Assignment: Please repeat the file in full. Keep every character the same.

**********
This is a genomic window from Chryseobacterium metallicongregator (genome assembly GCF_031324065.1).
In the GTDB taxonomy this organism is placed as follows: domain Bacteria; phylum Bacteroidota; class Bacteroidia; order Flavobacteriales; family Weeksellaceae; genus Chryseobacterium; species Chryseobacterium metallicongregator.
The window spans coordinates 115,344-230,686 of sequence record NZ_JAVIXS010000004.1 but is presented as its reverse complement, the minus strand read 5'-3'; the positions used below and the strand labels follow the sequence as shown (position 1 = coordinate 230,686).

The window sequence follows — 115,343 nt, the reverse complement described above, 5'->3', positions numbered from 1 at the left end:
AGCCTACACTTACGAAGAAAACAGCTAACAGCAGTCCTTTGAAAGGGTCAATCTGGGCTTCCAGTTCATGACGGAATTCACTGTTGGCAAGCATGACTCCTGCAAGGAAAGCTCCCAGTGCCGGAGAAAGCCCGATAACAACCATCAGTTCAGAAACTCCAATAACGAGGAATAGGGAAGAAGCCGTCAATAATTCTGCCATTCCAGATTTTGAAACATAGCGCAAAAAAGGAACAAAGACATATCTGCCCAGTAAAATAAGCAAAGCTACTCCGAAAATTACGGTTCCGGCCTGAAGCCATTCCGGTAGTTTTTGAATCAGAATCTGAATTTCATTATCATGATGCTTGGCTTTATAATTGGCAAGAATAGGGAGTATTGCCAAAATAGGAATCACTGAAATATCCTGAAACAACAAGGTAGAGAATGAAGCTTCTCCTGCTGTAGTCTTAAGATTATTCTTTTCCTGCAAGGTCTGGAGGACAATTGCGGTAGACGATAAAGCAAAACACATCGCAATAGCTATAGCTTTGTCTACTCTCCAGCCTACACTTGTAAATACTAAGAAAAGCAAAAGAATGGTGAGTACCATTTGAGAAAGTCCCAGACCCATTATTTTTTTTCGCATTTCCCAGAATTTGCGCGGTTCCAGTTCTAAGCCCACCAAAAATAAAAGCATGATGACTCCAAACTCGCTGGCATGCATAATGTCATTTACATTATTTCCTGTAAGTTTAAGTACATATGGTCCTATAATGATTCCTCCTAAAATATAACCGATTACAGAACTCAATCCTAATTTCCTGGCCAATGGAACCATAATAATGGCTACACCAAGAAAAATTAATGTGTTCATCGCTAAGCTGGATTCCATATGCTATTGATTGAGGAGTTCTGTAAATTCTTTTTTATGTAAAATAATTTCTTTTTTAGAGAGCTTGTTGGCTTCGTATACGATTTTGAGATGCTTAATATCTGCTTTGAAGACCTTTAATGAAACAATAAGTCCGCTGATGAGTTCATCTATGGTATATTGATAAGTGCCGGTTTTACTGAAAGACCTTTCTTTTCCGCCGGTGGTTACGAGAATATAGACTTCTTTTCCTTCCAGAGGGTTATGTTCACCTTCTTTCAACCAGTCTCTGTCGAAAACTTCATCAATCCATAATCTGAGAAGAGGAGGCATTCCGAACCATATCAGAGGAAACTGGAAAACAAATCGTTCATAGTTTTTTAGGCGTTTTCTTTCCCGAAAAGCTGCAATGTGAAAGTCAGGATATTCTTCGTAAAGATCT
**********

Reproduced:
This is a genomic window from Chryseobacterium metallicongregator (genome assembly GCF_031324065.1).
In the GTDB taxonomy this organism is placed as follows: domain Bacteria; phylum Bacteroidota; class Bacteroidia; order Flavobacteriales; family Weeksellaceae; genus Chryseobacterium; species Chryseobacterium metallicongregator.
The window spans coordinates 115,344-230,686 of sequence record NZ_JAVIXS010000004.1 but is presented as its reverse complement, the minus strand read 5'-3'; the positions used below and the strand labels follow the sequence as shown (position 1 = coordinate 230,686).

The window sequence follows — 115,343 nt, the reverse complement described above, 5'->3', positions numbered from 1 at the left end:
AGCCTACACTTACGAAGAAAACAGCTAACAGCAGTCCTTTGAAAGGGTCAATCTGGGCTTCCAGTTCATGACGGAATTCACTGTTGGCAAGCATGACTCCTGCAAGGAAAGCTCCCAGTGCCGGAGAAAGCCCGATAACAACCATCAGTTCAGAAACTCCAATAACGAGGAATAGGGAAGAAGCCGTCAATAATTCTGCCATTCCAGATTTTGAAACATAGCGCAAAAAAGGAACAAAGACATATCTGCCCAGTAAAATAAGCAAAGCTACTCCGAAAATTACGGTTCCGGCCTGAAGCCATTCCGGTAGTTTTTGAATCAGAATCTGAATTTCATTATCATGATGCTTGGCTTTATAATTGGCAAGAATAGGGAGTATTGCCAAAATAGGAATCACTGAAATATCCTGAAACAACAAGGTAGAGAATGAAGCTTCTCCTGCTGTAGTCTTAAGATTATTCTTTTCCTGCAAGGTCTGGAGGACAATTGCGGTAGACGATAAAGCAAAACACATCGCAATAGCTATAGCTTTGTCTACTCTCCAGCCTACACTTGTAAATACTAAGAAAAGCAAAAGAATGGTGAGTACCATTTGAGAAAGTCCCAGACCCATTATTTTTTTTCGCATTTCCCAGAATTTGCGCGGTTCCAGTTCTAAGCCCACCAAAAATAAAAGCATGATGACTCCAAACTCGCTGGCATGCATAATGTCATTTACATTATTTCCTGTAAGTTTAAGTACATATGGTCCTATAATGATTCCTCCTAAAATATAACCGATTACAGAACTCAATCCTAATTTCCTGGCCAATGGAACCATAATAATGGCTACACCAAGAAAAATTAATGTGTTCATCGCTAAGCTGGATTCCATATGCTATTGATTGAGGAGTTCTGTAAATTCTTTTTTATGTAAAATAATTTCTTTTTTAGAGAGCTTGTTGGCTTCGTATACGATTTTGAGATGCTTAATATCTGCTTTGAAGACCTTTAATGAAACAATAAGTCCGCTGATGAGTTCATCTATGGTATATTGATAAGTGCCGGTTTTACTGAAAGACCTTTCTTTTCCGCCGGTGGTTACGAGAATATAGACTTCTTTTCCTTCCAGAGGGTTATGTTCACCTTCTTTCAACCAGTCTCTGTCGAAAACTTCATCAATCCATAATCTGAGAAGAGGAGGCATTCCGAACCATATCAGAGGAAACTGGAAAACAAATCGTTCATAGTTTTTTAGGCGTTTTCTTTCCCGAAAAGCTGCAATGTGAAAGTCAGGATATTCTTCGTAAAGATCT